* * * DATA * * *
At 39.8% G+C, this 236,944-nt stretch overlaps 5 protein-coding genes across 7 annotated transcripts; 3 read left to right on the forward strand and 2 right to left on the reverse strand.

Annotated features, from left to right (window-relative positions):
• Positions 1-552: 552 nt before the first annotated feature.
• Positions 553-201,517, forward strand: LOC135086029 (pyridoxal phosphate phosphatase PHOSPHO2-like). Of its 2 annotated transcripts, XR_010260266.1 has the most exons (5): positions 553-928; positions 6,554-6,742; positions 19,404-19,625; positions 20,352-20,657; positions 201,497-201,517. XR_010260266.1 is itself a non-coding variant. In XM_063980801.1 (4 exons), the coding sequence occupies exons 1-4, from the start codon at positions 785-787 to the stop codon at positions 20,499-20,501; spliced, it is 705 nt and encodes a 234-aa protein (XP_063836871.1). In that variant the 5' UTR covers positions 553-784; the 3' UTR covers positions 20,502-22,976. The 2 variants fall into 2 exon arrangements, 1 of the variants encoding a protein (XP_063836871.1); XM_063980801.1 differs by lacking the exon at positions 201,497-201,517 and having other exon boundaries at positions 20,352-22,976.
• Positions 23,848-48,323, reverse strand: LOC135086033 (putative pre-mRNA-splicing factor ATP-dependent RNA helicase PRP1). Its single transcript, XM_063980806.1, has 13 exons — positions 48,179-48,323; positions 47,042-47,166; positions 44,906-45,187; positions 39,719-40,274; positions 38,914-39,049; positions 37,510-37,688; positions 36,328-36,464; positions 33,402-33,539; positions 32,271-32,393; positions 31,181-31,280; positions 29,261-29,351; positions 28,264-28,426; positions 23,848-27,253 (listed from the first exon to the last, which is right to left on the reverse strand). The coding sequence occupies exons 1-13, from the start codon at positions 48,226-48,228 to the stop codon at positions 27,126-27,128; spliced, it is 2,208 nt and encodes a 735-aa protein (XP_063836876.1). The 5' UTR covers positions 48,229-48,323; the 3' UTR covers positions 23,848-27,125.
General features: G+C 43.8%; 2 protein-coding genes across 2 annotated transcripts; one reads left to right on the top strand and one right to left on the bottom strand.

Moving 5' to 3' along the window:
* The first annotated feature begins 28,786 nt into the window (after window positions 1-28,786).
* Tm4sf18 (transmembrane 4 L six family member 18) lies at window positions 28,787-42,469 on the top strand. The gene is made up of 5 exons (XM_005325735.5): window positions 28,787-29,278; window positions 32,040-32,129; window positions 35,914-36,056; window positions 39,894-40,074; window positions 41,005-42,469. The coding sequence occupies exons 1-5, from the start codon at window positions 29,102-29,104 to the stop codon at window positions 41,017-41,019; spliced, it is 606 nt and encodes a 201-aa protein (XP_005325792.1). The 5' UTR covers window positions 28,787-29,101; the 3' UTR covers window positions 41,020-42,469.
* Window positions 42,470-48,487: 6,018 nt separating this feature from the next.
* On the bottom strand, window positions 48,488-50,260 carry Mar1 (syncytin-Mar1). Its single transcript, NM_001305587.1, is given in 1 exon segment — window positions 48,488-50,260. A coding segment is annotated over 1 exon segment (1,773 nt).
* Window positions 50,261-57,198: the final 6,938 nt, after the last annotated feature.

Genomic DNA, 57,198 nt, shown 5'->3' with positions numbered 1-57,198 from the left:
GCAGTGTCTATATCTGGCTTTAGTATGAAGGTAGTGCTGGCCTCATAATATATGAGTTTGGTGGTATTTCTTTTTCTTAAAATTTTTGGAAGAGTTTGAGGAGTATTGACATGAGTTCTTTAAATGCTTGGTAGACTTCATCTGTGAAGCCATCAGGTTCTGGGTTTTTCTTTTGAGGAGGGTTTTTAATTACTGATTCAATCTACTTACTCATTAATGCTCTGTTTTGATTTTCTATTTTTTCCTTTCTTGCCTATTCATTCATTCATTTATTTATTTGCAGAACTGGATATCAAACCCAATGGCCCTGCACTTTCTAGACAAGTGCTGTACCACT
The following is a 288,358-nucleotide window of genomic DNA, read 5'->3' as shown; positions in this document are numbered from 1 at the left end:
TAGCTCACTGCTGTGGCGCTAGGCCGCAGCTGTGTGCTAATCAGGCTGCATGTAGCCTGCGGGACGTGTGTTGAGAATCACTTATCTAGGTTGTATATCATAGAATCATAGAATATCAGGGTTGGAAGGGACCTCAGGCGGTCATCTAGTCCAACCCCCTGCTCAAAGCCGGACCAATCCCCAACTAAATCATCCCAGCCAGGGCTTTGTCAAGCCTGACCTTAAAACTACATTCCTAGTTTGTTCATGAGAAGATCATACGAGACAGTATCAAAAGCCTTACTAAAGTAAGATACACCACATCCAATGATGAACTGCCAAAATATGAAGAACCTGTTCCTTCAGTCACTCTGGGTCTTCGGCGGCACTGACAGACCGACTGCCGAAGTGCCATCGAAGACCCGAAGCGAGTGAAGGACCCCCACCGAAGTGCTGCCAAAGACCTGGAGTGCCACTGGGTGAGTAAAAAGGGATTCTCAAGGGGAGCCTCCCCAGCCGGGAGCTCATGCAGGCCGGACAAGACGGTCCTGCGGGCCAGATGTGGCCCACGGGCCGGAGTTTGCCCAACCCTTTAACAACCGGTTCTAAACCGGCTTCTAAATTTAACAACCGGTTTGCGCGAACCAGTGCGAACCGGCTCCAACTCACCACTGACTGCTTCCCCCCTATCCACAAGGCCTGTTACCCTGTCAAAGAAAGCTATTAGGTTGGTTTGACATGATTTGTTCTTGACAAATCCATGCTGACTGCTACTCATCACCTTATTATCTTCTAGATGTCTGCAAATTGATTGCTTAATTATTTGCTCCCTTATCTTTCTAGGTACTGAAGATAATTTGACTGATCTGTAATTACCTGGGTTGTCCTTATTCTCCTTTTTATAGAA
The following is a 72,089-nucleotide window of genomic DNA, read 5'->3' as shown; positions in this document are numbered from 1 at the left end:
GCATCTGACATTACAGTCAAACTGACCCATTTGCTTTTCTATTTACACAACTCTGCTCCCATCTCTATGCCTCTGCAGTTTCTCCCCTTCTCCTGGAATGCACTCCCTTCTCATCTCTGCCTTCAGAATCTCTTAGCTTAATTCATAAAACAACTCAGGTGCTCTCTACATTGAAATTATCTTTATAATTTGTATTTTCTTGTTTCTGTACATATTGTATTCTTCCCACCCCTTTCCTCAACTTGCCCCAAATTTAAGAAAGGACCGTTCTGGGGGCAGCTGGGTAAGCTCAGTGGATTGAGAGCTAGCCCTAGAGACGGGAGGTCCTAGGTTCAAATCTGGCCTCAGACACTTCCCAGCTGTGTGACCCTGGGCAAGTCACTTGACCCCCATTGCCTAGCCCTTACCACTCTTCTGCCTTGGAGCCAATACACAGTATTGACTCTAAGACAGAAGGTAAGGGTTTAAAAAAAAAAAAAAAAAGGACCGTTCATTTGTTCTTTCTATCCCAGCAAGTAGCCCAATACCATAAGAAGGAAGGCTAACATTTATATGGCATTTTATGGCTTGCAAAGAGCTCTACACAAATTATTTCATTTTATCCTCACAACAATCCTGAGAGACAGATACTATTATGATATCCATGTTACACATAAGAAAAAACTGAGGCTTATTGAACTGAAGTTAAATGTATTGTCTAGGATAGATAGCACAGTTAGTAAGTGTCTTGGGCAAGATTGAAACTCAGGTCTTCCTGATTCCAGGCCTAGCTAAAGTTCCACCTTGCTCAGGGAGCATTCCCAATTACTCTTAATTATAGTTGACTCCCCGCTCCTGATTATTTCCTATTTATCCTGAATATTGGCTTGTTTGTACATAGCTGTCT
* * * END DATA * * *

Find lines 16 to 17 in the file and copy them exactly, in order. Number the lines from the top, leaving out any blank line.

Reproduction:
TAGCTCACTGCTGTGGCGCTAGGCCGCAGCTGTGTGCTAATCAGGCTGCATGTAGCCTGCGGGACGTGTGTTGAGAATCACTTATCTAGGTTGTATATCATAGAATCATAGAATATCAGGGTTGGAAGGGACCTCAGGCGGTCATCTAGTCCAACCCCCTGCTCAAAGCCGGACCAATCCCCAACTAAATCATCCCAGCCAGGGCTTTGTCAAGCCTGACCTTAAAACTACATTCCTAGTTTGTTCATGAGAAGATCATACGAGACAGTATCAAAAGCCTTACTAAAGTAAGATACACCACATCCAATGATGAACTGCCAAAATATGAAGAACCTGTTCCTTCAGTCACTCTGGGTCTTCGGCGGCACTGACAGACCGACTGCCGAAGTGCCATCGAAGACCCGAAGCGAGTGAAGGACCCCCACCGAAGTGCTGCCAAAGACCTGGAGTGCCACTGGGTGAGTAAAAAGGGATTCTCAAGGGGAGCCTCCCCAGCCGGGAGCTCATGCAGGCCGGACAAGACGGTCCTGCGGGCCAGATGTGGCCCACGGGCCGGAGTTTGCCCAACCCTTTAACAACCGGTTCTAAACCGGCTTCTAAATTTAACAACCGGTTTGCGCGAACCAGTGCGAACCGGCTCCAACTCACCACTGACTGCTTCCCCCCTATCCACAAGGCCTGTTACCCTGTCAAAGAAAGCTATTAGGTTGGTTTGACATGATTTGTTCTTGACAAATCCATGCTGACTGCTACTCATCACCTTATTATCTTCTAGATGTCTGCAAATTGATTGCTTAATTATTTGCTCCCTTATCTTTCTAGGTACTGAAGATAATTTGACTGATCTGTAATTACCTGGGTTGTCCTTATTCTCCTTTTTATAGAA
The following is a 72,089-nucleotide window of genomic DNA, read 5'->3' as shown; positions in this document are numbered from 1 at the left end: